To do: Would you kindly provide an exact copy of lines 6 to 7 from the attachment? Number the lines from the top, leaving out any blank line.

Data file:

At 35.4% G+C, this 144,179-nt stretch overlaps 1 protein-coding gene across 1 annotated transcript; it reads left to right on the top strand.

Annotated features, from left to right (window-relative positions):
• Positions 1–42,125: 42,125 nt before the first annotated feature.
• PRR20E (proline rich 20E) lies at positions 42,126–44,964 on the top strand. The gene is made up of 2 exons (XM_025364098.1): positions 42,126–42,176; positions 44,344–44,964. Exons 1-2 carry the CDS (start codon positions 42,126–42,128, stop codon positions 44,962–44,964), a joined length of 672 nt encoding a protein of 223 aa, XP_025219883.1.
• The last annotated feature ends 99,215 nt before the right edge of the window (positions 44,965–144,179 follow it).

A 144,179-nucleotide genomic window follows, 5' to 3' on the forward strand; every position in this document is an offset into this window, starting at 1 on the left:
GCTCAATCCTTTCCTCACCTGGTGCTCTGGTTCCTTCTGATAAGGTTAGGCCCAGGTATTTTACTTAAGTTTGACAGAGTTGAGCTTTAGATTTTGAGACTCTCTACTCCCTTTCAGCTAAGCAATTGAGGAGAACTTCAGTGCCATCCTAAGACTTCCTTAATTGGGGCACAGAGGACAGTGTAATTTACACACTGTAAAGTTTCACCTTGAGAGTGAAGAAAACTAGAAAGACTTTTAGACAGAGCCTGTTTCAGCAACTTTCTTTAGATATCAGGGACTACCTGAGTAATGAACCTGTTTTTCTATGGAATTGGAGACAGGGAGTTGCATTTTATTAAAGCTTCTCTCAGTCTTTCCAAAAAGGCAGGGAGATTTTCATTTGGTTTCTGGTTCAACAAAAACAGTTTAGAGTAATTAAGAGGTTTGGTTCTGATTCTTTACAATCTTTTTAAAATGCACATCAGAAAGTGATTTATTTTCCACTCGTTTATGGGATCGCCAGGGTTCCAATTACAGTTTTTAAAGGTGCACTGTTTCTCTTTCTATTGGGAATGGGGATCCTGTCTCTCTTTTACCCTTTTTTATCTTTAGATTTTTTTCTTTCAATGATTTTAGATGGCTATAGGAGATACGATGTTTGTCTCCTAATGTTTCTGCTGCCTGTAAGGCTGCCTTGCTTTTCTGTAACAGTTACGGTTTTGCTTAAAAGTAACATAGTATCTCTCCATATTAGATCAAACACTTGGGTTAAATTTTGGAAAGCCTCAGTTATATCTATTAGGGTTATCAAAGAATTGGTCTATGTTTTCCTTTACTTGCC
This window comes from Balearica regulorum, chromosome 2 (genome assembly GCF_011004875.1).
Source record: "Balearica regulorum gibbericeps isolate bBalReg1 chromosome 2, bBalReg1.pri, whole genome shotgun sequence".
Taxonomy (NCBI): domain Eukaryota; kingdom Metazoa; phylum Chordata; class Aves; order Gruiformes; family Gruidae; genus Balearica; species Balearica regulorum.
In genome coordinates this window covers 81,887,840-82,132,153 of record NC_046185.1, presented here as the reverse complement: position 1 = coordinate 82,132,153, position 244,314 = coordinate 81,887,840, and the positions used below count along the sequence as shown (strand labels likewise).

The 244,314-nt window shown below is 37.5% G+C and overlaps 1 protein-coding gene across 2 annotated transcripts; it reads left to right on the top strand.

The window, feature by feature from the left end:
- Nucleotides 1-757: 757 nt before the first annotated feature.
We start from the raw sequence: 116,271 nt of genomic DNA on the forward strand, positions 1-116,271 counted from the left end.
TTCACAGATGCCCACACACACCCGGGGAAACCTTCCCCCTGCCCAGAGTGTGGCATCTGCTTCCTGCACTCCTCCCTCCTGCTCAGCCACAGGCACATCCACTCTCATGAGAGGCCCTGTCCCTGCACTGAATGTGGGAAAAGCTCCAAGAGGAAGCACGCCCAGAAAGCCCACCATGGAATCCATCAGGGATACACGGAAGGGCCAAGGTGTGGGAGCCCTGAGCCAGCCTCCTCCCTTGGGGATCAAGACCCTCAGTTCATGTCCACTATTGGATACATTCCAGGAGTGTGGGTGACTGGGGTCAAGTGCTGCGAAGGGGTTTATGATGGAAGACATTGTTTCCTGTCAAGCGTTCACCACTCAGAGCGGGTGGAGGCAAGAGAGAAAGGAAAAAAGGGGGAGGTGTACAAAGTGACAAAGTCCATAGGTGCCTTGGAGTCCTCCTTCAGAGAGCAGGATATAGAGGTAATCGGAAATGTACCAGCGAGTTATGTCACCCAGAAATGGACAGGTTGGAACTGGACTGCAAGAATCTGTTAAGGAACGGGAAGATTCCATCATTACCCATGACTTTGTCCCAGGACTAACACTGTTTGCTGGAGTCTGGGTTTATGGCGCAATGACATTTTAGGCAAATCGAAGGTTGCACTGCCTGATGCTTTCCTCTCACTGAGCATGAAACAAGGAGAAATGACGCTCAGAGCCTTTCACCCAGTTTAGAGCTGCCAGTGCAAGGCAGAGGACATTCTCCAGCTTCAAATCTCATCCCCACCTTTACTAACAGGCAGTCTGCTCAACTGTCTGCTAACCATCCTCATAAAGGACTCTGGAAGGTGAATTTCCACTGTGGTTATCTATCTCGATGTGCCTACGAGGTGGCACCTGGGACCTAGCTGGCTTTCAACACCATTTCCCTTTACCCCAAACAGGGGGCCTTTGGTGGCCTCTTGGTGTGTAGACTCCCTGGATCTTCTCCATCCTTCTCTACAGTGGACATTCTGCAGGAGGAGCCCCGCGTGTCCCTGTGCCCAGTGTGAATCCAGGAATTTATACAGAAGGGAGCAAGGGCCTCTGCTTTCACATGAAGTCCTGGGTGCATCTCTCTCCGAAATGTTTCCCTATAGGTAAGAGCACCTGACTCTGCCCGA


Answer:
A 144,179-nucleotide genomic window follows, 5' to 3' on the forward strand; every position in this document is an offset into this window, starting at 1 on the left:
GCTCAATCCTTTCCTCACCTGGTGCTCTGGTTCCTTCTGATAAGGTTAGGCCCAGGTATTTTACTTAAGTTTGACAGAGTTGAGCTTTAGATTTTGAGACTCTCTACTCCCTTTCAGCTAAGCAATTGAGGAGAACTTCAGTGCCATCCTAAGACTTCCTTAATTGGGGCACAGAGGACAGTGTAATTTACACACTGTAAAGTTTCACCTTGAGAGTGAAGAAAACTAGAAAGACTTTTAGACAGAGCCTGTTTCAGCAACTTTCTTTAGATATCAGGGACTACCTGAGTAATGAACCTGTTTTTCTATGGAATTGGAGACAGGGAGTTGCATTTTATTAAAGCTTCTCTCAGTCTTTCCAAAAAGGCAGGGAGATTTTCATTTGGTTTCTGGTTCAACAAAAACAGTTTAGAGTAATTAAGAGGTTTGGTTCTGATTCTTTACAATCTTTTTAAAATGCACATCAGAAAGTGATTTATTTTCCACTCGTTTATGGGATCGCCAGGGTTCCAATTACAGTTTTTAAAGGTGCACTGTTTCTCTTTCTATTGGGAATGGGGATCCTGTCTCTCTTTTACCCTTTTTTATCTTTAGATTTTTTTCTTTCAATGATTTTAGATGGCTATAGGAGATACGATGTTTGTCTCCTAATGTTTCTGCTGCCTGTAAGGCTGCCTTGCTTTTCTGTAACAGTTACGGTTTTGCTTAAAAGTAACATAGTATCTCTCCATATTAGATCAAACACTTGGGTTAAATTTTGGAAAGCCTCAGTTATATCTATTAGGGTTATCAAAGAATTGGTCTATGTTTTCCTTTACTTGCC